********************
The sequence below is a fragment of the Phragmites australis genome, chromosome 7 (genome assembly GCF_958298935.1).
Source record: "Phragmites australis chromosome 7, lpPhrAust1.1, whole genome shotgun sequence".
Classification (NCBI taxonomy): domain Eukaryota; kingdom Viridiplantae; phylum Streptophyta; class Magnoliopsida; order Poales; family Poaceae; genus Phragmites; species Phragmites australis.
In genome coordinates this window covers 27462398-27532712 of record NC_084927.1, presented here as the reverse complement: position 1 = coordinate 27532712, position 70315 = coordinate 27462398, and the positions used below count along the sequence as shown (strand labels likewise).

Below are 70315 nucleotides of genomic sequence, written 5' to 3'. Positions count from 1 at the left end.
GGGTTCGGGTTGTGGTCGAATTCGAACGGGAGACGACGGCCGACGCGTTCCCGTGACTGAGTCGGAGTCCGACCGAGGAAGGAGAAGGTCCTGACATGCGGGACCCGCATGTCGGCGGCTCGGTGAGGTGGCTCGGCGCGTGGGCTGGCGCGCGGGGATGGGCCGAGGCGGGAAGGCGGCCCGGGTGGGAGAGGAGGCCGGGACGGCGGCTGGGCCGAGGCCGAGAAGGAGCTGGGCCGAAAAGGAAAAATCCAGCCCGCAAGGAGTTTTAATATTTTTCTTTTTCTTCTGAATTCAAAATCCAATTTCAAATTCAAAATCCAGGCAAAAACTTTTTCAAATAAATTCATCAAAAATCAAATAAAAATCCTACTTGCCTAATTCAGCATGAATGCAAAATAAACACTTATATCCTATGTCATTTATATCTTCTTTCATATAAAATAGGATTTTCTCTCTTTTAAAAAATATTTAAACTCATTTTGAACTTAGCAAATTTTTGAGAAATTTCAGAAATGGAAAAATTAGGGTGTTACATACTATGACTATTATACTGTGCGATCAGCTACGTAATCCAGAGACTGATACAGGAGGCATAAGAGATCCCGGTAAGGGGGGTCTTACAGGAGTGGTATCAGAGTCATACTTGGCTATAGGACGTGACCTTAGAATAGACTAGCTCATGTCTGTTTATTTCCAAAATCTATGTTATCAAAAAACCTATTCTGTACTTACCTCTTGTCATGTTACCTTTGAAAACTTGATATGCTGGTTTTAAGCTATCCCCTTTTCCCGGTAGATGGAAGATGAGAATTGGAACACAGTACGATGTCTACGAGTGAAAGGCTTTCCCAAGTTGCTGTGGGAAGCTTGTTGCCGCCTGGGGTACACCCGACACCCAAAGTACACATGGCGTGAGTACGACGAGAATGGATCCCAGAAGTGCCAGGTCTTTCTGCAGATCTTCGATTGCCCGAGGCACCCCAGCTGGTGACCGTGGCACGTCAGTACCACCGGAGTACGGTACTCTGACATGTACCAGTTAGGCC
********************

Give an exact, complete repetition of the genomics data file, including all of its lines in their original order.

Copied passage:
The sequence below is a fragment of the Phragmites australis genome, chromosome 7 (genome assembly GCF_958298935.1).
Source record: "Phragmites australis chromosome 7, lpPhrAust1.1, whole genome shotgun sequence".
Classification (NCBI taxonomy): domain Eukaryota; kingdom Viridiplantae; phylum Streptophyta; class Magnoliopsida; order Poales; family Poaceae; genus Phragmites; species Phragmites australis.
In genome coordinates this window covers 27462398-27532712 of record NC_084927.1, presented here as the reverse complement: position 1 = coordinate 27532712, position 70315 = coordinate 27462398, and the positions used below count along the sequence as shown (strand labels likewise).

Below are 70315 nucleotides of genomic sequence, written 5' to 3'. Positions count from 1 at the left end.
GGGTTCGGGTTGTGGTCGAATTCGAACGGGAGACGACGGCCGACGCGTTCCCGTGACTGAGTCGGAGTCCGACCGAGGAAGGAGAAGGTCCTGACATGCGGGACCCGCATGTCGGCGGCTCGGTGAGGTGGCTCGGCGCGTGGGCTGGCGCGCGGGGATGGGCCGAGGCGGGAAGGCGGCCCGGGTGGGAGAGGAGGCCGGGACGGCGGCTGGGCCGAGGCCGAGAAGGAGCTGGGCCGAAAAGGAAAAATCCAGCCCGCAAGGAGTTTTAATATTTTTCTTTTTCTTCTGAATTCAAAATCCAATTTCAAATTCAAAATCCAGGCAAAAACTTTTTCAAATAAATTCATCAAAAATCAAATAAAAATCCTACTTGCCTAATTCAGCATGAATGCAAAATAAACACTTATATCCTATGTCATTTATATCTTCTTTCATATAAAATAGGATTTTCTCTCTTTTAAAAAATATTTAAACTCATTTTGAACTTAGCAAATTTTTGAGAAATTTCAGAAATGGAAAAATTAGGGTGTTACATACTATGACTATTATACTGTGCGATCAGCTACGTAATCCAGAGACTGATACAGGAGGCATAAGAGATCCCGGTAAGGGGGGTCTTACAGGAGTGGTATCAGAGTCATACTTGGCTATAGGACGTGACCTTAGAATAGACTAGCTCATGTCTGTTTATTTCCAAAATCTATGTTATCAAAAAACCTATTCTGTACTTACCTCTTGTCATGTTACCTTTGAAAACTTGATATGCTGGTTTTAAGCTATCCCCTTTTCCCGGTAGATGGAAGATGAGAATTGGAACACAGTACGATGTCTACGAGTGAAAGGCTTTCCCAAGTTGCTGTGGGAAGCTTGTTGCCGCCTGGGGTACACCCGACACCCAAAGTACACATGGCGTGAGTACGACGAGAATGGATCCCAGAAGTGCCAGGTCTTTCTGCAGATCTTCGATTGCCCGAGGCACCCCAGCTGGTGACCGTGGCACGTCAGTACCACCGGAGTACGGTACTCTGACATGTACCAGTTAGGCC